Improving Timber Trucking Performance by Reducing Variability of Log Truck Weights
We evaluated weight data from 79,760 truckloads delivered to 24 southern forest products mills to assess opportunities for improving trucking efficiency by reducing the variability of gross, tare, and net weights. We compared the mean gross vehicle weight (GVW) at each mill to the federal weight limit of 40 tons and to any mill overweight policy. A benchmark group of suppliers was identified at each mill as the five with the lowest coefficient of variation (CV) on their GVWs to compare with the other suppliers at each mill. All mills had mean GVWs significantly different from the federal limit at the 90% confidence level or stronger. A majority of loads delivered to each mill (77–100%) complied with mill GVW policies. At most mills, the benchmark group had higher mean GVWs and net weights, as well as lower GVW variability. Decreased GVW variability was associated with higher payloads. Mean tare weight and mean net weight exhibited an approximately 1:1 relationship at 15 mills. Benchmark groups at 14 mills had significantly larger payloads, and we project that they had 4–14% lower per-ton hauling costs than other suppliers at the mills. These results suggest that operating at the reduced variability level of the benchmark groups across the 221 million tons of roundwood annually consumed in the US South could result in a savings of $100 million annually.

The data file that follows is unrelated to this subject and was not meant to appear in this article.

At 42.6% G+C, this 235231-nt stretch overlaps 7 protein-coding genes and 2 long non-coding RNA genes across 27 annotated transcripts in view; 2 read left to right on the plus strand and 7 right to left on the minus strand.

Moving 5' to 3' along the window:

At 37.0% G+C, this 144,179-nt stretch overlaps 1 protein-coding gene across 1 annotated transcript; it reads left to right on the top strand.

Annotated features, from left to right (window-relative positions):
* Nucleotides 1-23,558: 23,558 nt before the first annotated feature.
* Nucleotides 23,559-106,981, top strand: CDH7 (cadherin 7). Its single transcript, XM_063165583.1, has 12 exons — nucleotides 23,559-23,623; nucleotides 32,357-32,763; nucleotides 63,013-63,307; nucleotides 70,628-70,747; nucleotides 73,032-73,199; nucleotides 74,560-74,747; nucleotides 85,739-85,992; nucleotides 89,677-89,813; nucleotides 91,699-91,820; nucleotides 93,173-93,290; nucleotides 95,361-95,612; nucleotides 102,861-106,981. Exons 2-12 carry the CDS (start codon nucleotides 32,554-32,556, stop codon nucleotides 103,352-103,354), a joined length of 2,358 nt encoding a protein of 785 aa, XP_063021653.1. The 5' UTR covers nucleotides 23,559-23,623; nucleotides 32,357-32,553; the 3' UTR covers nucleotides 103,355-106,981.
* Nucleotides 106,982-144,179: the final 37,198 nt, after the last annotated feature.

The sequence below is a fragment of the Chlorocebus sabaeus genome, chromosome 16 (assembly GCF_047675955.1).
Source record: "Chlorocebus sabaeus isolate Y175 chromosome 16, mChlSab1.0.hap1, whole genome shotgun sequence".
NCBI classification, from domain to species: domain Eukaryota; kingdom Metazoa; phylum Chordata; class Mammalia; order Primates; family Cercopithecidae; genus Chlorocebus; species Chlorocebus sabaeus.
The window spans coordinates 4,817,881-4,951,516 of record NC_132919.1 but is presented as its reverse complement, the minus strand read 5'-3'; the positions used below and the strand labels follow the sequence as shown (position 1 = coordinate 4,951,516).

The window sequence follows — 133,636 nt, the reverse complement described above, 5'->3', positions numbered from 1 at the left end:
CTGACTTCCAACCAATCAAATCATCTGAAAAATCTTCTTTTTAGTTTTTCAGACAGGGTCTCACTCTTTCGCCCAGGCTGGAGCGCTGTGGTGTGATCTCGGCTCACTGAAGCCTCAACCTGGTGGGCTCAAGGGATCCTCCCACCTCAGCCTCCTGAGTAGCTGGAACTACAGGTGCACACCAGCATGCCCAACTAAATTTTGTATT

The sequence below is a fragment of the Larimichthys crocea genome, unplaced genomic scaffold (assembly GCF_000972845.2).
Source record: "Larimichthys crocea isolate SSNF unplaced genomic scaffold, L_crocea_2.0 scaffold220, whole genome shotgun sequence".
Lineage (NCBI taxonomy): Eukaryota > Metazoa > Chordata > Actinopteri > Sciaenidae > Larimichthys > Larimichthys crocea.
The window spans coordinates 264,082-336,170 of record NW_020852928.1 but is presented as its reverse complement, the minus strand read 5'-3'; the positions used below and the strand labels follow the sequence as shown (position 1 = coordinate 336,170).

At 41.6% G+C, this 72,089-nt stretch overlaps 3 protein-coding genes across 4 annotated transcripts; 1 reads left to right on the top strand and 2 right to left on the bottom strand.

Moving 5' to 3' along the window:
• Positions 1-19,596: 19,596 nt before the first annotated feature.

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Document Type: Research Article
Publication date: 2007-02-01
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- Each regional journal of applied forestry focuses on research, practice, and techniques targeted to foresters and allied professionals in specific regions of the United States and Canada. The Southern Journal of Applied Forestry covers an area from Virginia and Kentucky south to as far west as Oklahoma and east Texas.
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